Sure, it’s still sweltering and humid outside and it doesn’t seem like it’s ready for the temperature to be dropping anytime soon, but Autumn is quickly approaching. Soon the leaves will be changing colors and dropping to the ground. But cheer up, kids! What’s fall without a few parties? I mean, we’ve got Halloween, for crying out loud. And does one need a good excuse to have a party, anyway? Not really! You’ll find in our upcoming October/November issue that a party can happen anywhere at any time just as long as you’ve got a few party animals hanging around together.

Speaking of which, we had some cute animals hang out with one of our favorite party animals: Zac Efron. He’s a cutie himself, although I think you’ll be surprised how grown up he’s become now that he’s starring in the gritty upcoming film, The Paperboy, directed by Academy Award-nominated director Lee Daniels and featuring a heavyweight cast including Nicole Kidman, Matthew McConaughey, and John Cusack. But it’s Efron who’s making a splash in the sexy thriller and, thankfully, on the cover of our next issue. 

But back to partying! We sent photographers across the globe into the night to look at how people celebrate all over the world, we have a look at DJ school in Bali, and we hear from the most debaucherous events in the country: political party conventions. Plus, we also chat wtih British chanteause Paloma Faith, who is looking to make her big break on American shores, Heathcliff and Cathy party on the Scottish moors in Andrea Arnold’s gorgeous new adaptation of Wuthering Heights, and Arrested Development‘s Alia Shawkat curates a playlist to ease a broken heart (and strike back against your nemesis). And there’s so much more, including the newest trends in nightlife, restaurants, hotels, fitness, and more!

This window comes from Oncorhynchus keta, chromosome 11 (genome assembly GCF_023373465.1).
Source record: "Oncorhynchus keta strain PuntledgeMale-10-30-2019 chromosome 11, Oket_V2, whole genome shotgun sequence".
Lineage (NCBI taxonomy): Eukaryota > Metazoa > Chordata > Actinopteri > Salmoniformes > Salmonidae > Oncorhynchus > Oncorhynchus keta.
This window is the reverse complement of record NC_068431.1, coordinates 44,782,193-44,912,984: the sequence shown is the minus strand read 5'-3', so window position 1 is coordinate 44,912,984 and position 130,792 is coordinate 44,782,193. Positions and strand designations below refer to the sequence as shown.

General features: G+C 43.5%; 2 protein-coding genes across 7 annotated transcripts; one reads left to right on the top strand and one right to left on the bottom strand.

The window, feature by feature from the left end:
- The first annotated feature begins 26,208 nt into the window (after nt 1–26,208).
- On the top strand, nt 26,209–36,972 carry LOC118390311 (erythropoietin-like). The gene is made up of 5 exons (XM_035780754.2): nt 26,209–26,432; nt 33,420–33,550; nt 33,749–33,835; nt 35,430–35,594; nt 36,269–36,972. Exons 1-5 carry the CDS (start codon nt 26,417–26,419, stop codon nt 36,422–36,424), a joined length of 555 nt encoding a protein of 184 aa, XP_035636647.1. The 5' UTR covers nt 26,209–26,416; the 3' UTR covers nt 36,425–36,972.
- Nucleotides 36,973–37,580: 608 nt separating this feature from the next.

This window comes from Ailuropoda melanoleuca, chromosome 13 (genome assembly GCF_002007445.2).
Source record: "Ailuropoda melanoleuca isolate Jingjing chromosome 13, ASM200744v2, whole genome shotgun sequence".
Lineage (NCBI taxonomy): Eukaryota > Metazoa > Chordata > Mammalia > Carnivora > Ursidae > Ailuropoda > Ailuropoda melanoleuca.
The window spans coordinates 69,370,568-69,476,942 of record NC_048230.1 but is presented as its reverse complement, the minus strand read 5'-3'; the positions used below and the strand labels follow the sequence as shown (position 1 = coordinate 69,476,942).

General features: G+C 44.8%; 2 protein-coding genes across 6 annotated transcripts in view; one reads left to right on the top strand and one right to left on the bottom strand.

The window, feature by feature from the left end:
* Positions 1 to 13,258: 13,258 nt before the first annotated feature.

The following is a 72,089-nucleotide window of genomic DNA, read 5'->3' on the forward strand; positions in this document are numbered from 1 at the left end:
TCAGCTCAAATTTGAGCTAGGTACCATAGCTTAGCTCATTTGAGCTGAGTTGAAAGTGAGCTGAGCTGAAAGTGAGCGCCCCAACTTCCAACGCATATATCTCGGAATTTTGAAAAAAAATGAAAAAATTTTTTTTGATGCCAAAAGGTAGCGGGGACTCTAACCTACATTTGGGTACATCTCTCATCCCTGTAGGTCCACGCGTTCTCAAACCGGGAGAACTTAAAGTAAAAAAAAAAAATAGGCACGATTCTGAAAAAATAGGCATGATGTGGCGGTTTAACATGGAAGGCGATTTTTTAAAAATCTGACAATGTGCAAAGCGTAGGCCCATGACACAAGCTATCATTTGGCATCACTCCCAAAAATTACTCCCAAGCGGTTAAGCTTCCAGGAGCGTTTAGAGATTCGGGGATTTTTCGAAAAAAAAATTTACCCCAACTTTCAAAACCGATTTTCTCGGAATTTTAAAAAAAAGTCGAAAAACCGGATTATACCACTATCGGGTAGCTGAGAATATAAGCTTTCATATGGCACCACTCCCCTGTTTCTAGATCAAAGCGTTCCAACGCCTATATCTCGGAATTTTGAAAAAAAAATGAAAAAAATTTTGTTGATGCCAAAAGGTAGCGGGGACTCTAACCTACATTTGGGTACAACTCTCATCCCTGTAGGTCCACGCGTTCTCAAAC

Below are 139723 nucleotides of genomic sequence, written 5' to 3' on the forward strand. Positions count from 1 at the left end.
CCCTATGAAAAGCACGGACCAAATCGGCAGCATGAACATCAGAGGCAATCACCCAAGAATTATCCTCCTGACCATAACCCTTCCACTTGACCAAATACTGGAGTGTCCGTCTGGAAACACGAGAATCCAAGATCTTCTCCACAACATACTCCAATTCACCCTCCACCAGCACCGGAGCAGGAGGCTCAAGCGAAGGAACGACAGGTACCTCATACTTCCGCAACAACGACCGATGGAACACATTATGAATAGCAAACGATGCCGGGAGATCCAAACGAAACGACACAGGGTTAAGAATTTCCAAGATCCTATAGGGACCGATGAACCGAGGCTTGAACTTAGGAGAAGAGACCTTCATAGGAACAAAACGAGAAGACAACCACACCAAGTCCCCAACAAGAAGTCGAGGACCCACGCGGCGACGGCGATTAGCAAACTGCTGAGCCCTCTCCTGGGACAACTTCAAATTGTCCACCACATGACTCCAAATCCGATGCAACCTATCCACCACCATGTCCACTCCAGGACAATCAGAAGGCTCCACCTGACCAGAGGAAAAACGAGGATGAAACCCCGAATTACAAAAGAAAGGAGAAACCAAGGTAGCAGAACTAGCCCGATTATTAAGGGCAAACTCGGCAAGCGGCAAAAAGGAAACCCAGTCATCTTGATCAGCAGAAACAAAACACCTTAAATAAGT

Check out The Party Issue, on newsstands later this month, and, as always, check back here for full coverage!

Is Paloma Faith the UK’s Answer to Lady Gaga?

Paloma Faith played Le Baron last night. She’s an English chanteuse—chant-OOZE, the intern who studied French corrects me—who is being positioned as the new Lady Gaga. Yesterday afternoon, since I don’t do anything after 7:30pm, I went to see Ms. Faith perform at the Soho House. There were a bunch of music editors there and we were served chicken and salmon beforehand. Then we were led into a screening room and shown the music video below on a big screen: 

The video is pretty bombastic. It also makes absolutely no sense. Though I liked the song, and continue to like it, the video disinclined me to Ms. Faith. Or maybe more accurately, it made me resent whosoever decided to position her as the next Lady Gaga. After the video, Ms. Faith emerged out of a side door. She was wearing an amazing up-do and a cable knit gown. She had two back-up singers including one called Baby Sol who was amazing looking and sounding. There was a pianist. Without speaking, Ms. Faith launched into her song  "30 Minute Love Affair."